Original Research

Perceived barriers to compliance with speech-language therapist dysphagia recommendations of South African nurses

Andrea Robbertse, Alida de Beer
South African Journal of Communication Disorders | Vol 67, No 1 | a686 | DOI: https://doi.org/10.4102/sajcd.v67i1.686 | © 2020 Andrea Robbertse, Alida de Beer | This work is licensed under CC Attribution 4.0
Submitted: 17 October 2019 | Published: 10 September 2020

About the author(s)

Andrea Robbertse, Speech, Language, and Hearing Therapy, Medicine and Health Sciences, Stellenbosch University, Cape Town, South Africa
Alida de Beer, Speech, Language, and Hearing Therapy, Medicine and Health Sciences, Stellenbosch University, Cape Town, South Africa


Background: Literature has shown that there is limited compliance amongst nurses with the dysphagia recommendations made by speech-language therapists (SLTs). Poor compliance could have a significant impact on the health outcomes of patients with dysphagia.

Objectives: This study aimed to determine the specific barriers to compliance with dysphagia recommendations experienced by South African nurses, with the goal of identifying viable strategies to overcome these barriers.

Method: This cross-sectional study made use of a self-administered questionnaire to obtain quantitative data on nurses’ perceptions of barriers to the implementation of SLT dysphagia recommendations. Eighty-one nurses were recruited from two tertiary hospitals in two South African provinces. Descriptive statistics were used to analyse the reported barriers to compliance.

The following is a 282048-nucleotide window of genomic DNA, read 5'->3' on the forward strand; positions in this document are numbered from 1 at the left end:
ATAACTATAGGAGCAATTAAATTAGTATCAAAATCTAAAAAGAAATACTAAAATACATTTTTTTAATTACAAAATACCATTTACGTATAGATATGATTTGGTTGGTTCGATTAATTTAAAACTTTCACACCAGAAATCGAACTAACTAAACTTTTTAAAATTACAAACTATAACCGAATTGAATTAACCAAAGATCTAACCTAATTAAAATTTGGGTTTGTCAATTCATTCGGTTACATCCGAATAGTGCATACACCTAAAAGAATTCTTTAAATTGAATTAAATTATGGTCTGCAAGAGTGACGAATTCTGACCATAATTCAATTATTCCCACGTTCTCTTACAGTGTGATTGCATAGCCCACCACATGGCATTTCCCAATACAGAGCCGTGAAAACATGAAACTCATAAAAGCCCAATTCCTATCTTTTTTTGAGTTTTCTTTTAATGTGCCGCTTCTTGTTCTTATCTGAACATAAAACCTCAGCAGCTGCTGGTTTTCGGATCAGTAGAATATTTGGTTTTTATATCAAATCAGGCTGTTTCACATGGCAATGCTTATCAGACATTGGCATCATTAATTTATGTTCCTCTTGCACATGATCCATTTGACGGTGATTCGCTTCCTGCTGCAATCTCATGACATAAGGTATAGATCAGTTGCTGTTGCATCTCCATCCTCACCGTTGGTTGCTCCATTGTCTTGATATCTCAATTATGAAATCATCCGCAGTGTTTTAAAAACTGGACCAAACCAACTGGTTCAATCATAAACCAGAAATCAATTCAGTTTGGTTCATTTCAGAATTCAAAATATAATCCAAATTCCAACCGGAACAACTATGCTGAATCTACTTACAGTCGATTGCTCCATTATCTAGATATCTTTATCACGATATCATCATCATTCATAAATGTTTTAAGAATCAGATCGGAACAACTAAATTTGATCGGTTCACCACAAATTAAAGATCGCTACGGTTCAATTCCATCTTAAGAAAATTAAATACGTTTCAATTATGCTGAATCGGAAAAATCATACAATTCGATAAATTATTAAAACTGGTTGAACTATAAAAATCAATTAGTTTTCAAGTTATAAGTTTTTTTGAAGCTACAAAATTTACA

Results: Three main barriers to compliance were identified, namely a lack of knowledge regarding dysphagia, patient-related barriers and workplace concerns. Knowledge barriers included poor familiarity with the role of the SLT in dysphagia management, lack of knowledge regarding SLT terminology, disagreement with dysphagia recommendations and insufficient dysphagia training. Workplace concerns included staff shortages, heavy workloads and time constraints. Poor patient cooperation was emphasised as a patient-related barrier.

Conclusion: For dysphagia recommendations to be followed by nurses, SLTs need to be aware of the barriers experienced by nurses within the relevant facility. Speech-language therapists need to consider the provision of appropriate in-service dysphagia training and include nurses in the decision-making process when recommendations are made. Speech-language therapists need to consider their role in both clear communication with the nurses and the development of supporting material, such as glossaries and visual aids.


dysphagia; dysphagia recommendations; compliance; barriers to care; speech therapy; speech-language therapy.


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